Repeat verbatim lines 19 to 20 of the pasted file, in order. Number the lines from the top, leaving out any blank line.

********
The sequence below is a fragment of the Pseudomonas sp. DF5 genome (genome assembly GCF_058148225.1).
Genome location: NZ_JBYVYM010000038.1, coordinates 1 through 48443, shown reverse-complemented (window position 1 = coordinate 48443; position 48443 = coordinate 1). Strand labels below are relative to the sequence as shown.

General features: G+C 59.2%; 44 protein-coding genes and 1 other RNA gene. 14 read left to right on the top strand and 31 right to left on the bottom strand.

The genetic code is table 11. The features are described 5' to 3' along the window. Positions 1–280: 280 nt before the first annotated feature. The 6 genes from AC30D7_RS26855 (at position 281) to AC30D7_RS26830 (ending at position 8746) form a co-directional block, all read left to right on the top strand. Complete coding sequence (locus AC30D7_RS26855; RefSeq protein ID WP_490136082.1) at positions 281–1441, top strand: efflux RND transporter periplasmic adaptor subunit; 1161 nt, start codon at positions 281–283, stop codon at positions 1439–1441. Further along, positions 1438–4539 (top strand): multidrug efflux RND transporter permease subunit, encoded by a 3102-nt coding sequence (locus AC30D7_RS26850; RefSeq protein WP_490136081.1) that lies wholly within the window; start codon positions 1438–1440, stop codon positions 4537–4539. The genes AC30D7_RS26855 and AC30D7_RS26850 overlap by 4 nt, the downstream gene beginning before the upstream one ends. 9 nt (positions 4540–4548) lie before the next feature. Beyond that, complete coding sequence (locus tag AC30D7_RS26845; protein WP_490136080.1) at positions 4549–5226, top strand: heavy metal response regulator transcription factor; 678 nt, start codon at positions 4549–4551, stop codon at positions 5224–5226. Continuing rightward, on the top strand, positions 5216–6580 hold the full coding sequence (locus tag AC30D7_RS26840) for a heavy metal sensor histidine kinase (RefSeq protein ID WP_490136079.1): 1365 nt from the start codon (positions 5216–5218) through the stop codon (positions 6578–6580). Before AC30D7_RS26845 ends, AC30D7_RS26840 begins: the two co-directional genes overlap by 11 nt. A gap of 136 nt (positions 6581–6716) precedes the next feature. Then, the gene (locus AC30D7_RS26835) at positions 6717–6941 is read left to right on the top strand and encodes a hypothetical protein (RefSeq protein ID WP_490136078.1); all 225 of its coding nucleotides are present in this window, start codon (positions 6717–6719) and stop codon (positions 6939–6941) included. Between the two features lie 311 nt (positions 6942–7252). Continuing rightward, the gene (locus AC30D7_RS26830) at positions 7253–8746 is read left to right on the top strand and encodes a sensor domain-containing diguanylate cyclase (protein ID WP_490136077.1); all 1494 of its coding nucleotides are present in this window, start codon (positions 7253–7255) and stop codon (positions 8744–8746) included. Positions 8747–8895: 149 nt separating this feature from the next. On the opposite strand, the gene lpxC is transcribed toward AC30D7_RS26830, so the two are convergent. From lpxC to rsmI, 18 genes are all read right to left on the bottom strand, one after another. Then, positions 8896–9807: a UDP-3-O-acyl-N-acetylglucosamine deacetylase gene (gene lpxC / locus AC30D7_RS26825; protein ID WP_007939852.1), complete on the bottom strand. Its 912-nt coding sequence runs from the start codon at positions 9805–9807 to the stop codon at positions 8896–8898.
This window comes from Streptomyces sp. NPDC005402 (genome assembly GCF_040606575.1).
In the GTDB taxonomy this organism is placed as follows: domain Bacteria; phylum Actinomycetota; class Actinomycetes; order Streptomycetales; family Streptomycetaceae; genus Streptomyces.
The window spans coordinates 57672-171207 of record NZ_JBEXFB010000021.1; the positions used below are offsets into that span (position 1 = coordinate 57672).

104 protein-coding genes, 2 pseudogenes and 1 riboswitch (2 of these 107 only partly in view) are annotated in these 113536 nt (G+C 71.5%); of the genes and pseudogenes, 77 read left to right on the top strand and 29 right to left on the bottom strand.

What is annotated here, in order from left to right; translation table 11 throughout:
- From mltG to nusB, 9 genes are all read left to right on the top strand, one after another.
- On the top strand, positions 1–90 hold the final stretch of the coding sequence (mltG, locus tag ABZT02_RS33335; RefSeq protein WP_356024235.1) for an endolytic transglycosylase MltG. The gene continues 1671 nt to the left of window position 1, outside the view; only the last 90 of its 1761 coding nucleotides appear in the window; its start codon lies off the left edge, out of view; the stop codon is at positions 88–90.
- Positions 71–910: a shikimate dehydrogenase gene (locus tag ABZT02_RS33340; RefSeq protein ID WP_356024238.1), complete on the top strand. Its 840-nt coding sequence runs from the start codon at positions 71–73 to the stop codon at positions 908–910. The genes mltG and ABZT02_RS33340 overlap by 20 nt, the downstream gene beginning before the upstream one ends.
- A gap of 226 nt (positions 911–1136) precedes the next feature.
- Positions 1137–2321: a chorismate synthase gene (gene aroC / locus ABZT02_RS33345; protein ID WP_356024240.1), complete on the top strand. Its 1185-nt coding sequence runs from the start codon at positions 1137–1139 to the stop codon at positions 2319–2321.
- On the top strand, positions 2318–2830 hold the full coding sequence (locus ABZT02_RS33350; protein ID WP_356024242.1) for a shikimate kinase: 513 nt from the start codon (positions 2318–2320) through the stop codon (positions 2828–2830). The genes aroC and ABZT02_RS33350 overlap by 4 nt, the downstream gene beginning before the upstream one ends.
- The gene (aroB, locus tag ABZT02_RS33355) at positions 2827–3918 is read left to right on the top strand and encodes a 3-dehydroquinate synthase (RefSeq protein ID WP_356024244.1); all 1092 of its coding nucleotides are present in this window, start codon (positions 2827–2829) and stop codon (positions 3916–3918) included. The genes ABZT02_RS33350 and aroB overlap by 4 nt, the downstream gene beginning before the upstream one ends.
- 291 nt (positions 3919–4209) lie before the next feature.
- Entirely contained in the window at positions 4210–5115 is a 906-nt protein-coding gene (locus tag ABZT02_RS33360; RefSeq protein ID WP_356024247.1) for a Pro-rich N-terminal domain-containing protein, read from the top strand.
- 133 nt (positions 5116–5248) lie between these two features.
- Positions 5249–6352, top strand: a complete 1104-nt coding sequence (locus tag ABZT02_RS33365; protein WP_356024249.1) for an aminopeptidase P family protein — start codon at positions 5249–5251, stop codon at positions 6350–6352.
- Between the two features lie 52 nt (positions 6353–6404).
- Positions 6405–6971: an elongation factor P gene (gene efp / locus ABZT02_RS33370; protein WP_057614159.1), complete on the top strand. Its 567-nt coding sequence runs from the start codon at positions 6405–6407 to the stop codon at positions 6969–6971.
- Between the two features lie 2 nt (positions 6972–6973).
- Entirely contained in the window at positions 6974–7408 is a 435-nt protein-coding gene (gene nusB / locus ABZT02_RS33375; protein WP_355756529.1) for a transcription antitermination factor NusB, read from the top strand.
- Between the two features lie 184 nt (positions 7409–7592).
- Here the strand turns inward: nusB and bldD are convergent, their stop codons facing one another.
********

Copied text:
- 133 nt (positions 5116–5248) lie between these two features.
- Positions 5249–6352, top strand: a complete 1104-nt coding sequence (locus tag ABZT02_RS33365; protein WP_356024249.1) for an aminopeptidase P family protein — start codon at positions 5249–5251, stop codon at positions 6350–6352.